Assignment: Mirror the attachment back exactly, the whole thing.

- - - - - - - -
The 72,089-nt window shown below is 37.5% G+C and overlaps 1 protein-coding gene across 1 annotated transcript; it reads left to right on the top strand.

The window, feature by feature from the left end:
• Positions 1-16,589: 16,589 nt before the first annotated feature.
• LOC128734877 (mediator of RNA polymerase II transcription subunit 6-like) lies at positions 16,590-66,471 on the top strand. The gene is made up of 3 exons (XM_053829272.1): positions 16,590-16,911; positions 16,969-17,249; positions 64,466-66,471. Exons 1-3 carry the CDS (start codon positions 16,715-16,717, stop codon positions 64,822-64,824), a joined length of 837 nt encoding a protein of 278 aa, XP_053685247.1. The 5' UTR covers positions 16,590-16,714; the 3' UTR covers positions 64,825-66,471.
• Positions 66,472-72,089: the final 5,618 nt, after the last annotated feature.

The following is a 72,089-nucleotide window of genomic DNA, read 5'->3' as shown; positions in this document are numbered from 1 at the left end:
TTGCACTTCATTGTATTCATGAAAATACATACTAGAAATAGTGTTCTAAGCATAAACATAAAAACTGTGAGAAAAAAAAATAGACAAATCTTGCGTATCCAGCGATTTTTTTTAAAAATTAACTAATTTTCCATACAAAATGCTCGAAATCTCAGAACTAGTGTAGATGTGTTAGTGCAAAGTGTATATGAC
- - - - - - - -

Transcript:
The 72,089-nt window shown below is 37.5% G+C and overlaps 1 protein-coding gene across 1 annotated transcript; it reads left to right on the top strand.

The window, feature by feature from the left end:
• Positions 1-16,589: 16,589 nt before the first annotated feature.
• LOC128734877 (mediator of RNA polymerase II transcription subunit 6-like) lies at positions 16,590-66,471 on the top strand. The gene is made up of 3 exons (XM_053829272.1): positions 16,590-16,911; positions 16,969-17,249; positions 64,466-66,471. Exons 1-3 carry the CDS (start codon positions 16,715-16,717, stop codon positions 64,822-64,824), a joined length of 837 nt encoding a protein of 278 aa, XP_053685247.1. The 5' UTR covers positions 16,590-16,714; the 3' UTR covers positions 64,825-66,471.
• Positions 66,472-72,089: the final 5,618 nt, after the last annotated feature.

The following is a 72,089-nucleotide window of genomic DNA, read 5'->3' as shown; positions in this document are numbered from 1 at the left end:
TTGCACTTCATTGTATTCATGAAAATACATACTAGAAATAGTGTTCTAAGCATAAACATAAAAACTGTGAGAAAAAAAAATAGACAAATCTTGCGTATCCAGCGATTTTTTTTAAAAATTAACTAATTTTCCATACAAAATGCTCGAAATCTCAGAACTAGTGTAGATGTGTTAGTGCAAAGTGTATATGAC